There are so many things to consider when it comes to changing WordPress themes. If you’re working with an established site, you’re probably wondering: will changing your WordPress theme affect your SEO?

Yes, changing your WordPress theme will affect your SEO, potentially to a great extent. Your theme impacts your design, site speed, content formatting, and structured data—all important factors for SEO. However, there are ways to maintain or even improve your rankings after switching themes.

In this article, we’ll cover exactly how changing your WordPress theme can impact your SEO, and what you can do to stay in Google’s good graces after the switch.

How Changing Your WordPress Theme Can Affect Your SEO

Your WordPress theme is the backbone of your site. It literally dictates everything you see on the frontend of your site—not to mention what’s going on under the hood.

With that in mind, let’s take a look at some of the specific ways a new WordPress theme can affect your SEO.

Design & User Experience

User experience is one of the most important considerations for SEO.

If your website is difficult to read or navigate, many visitors will bounce back to the search results—indicating to Google that your website is not helpful or user-friendly.

A WordPress theme is a lot more than a design, but design is indeed an important consideration.

Is your new theme well-designed? Is it readable? Is it mobile-friendly?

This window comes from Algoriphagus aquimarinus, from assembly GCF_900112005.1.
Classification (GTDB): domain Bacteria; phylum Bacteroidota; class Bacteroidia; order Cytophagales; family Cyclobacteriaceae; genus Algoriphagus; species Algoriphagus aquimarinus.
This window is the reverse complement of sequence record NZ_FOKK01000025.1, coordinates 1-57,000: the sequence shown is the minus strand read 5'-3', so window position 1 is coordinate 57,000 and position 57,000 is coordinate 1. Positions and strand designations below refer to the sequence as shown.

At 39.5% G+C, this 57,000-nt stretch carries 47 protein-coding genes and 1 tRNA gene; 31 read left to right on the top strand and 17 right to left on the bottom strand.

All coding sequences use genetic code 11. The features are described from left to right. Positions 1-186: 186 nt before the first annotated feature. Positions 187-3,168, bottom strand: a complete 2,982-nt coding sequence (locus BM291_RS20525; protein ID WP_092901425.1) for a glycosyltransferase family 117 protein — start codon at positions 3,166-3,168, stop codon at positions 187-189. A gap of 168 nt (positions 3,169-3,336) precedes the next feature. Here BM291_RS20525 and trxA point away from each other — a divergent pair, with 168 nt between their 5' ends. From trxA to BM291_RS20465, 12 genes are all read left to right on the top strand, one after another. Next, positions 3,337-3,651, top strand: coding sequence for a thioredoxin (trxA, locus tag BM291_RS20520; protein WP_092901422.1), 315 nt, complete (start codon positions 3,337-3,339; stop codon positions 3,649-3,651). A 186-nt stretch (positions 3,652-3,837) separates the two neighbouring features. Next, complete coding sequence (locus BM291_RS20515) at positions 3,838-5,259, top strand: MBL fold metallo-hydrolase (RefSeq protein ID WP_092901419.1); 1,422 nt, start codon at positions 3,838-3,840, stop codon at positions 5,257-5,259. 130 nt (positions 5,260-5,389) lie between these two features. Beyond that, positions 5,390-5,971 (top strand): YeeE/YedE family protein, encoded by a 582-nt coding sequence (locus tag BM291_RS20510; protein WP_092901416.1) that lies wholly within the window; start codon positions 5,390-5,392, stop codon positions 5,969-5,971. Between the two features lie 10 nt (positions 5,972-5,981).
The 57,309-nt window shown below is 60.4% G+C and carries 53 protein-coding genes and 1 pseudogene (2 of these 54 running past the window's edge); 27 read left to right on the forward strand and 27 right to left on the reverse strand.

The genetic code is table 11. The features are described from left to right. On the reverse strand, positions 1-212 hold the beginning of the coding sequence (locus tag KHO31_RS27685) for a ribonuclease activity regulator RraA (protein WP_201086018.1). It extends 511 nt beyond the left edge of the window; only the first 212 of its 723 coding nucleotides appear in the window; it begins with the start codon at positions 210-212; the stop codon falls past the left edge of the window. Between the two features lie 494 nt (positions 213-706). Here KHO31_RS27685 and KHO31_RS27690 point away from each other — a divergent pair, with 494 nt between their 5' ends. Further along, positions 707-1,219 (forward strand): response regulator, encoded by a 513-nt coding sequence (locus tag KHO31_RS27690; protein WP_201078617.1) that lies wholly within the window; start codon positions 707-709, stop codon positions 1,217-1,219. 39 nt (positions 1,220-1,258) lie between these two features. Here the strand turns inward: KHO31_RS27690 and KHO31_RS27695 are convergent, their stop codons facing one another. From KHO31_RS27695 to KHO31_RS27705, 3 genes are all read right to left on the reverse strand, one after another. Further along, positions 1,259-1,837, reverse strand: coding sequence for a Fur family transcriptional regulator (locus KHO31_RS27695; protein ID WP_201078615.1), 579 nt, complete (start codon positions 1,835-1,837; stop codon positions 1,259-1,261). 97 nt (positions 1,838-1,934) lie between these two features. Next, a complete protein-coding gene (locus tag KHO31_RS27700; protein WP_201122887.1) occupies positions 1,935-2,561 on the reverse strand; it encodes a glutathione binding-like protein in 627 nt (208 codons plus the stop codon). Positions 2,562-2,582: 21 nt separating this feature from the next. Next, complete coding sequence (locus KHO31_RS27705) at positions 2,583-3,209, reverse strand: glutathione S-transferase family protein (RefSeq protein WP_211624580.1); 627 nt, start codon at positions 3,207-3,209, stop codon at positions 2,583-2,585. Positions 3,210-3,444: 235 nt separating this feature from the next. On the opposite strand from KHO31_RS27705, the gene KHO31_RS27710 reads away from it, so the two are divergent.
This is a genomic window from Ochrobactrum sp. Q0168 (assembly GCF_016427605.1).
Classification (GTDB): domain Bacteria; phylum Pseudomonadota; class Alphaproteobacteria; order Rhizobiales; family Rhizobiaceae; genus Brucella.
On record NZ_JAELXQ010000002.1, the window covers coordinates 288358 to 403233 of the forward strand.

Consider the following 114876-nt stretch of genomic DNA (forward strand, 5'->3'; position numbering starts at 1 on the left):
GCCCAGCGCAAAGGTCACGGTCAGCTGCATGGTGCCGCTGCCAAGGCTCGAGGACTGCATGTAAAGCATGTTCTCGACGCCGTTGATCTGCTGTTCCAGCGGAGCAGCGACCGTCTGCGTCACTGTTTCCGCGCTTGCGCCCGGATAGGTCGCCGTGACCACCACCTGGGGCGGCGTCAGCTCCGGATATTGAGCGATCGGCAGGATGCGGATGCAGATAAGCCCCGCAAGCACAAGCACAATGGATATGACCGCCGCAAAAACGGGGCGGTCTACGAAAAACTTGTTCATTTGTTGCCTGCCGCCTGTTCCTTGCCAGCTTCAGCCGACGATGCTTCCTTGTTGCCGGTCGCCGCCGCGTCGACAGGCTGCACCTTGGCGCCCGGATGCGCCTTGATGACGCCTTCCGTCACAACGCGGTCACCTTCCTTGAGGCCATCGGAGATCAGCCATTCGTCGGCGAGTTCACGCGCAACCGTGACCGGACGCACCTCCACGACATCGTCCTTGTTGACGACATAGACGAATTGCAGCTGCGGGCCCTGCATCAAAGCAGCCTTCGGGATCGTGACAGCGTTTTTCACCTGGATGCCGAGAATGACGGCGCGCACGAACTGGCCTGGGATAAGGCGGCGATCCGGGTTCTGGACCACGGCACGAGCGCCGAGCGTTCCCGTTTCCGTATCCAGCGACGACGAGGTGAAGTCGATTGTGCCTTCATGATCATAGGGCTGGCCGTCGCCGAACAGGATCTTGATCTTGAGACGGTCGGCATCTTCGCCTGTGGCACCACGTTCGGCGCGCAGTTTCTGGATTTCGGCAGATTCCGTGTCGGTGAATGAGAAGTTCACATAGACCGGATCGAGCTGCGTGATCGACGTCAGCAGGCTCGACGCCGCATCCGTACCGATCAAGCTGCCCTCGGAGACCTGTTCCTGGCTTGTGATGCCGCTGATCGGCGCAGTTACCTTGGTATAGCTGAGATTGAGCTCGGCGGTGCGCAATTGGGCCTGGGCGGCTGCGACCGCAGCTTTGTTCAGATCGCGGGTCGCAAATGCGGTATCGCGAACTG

Site Speed

Your WordPress theme can make or break your site’s performance.

Some themes are absurdly complex and bloated. They may look pretty on the surface, but when Google sees that your site takes 8+ seconds to load, your rankings are going to plummet.

On the other hand, if you upgrade to a lightweight theme that reduces your page load times to two seconds or less, you may see a nice boost.

Content Formatting

Your WordPress theme doesn’t affect your content itself, but it does determine how it’s formatted.

It’s particularly important that your theme uses the proper heading structure:

Generally, the only Heading 1 (h1) text on your page should be the main title, i.e. the name of your post. Any subheadings should be formatted as h2, with h3 below that, and so on.

Most high-quality premium themes handle this correctly, but it’s always a good idea to check.

SEO Metadata / Structured Data

Many themes offer built-in SEO features to help you manage your page titles, meta descriptions, and structured data for rich search snippets.

As convenient as this may be, switching themes means you lose all of that custom data—which can really hurt your SEO.

That’s why we recommend using a plugin like Yoast SEO to manage your SEO data, rather than relying on your theme.

How To Maintain Your Search Rankings After Changing WordPress Themes

Now that we’ve seen some of the ways changing your WordPress theme can affect your SEO, let’s talk about what you can do to maintain your search rankings with a new theme.

Choose An SEO-Friendly Theme

Your quest to maintain (or improve) your rankings should begin with your initial theme search.

An SEO-friendly theme formats content correctly with well-organized code, provides a pleasant user experience, and loads quickly.

Here are three specific suggestions:


GeneratePress is an ultra-lightweight, SEO-friendly theme that you can customize for virtually any site. It’s known for its performance, and I’d say it’s one of the fastest WordPress themes in existence.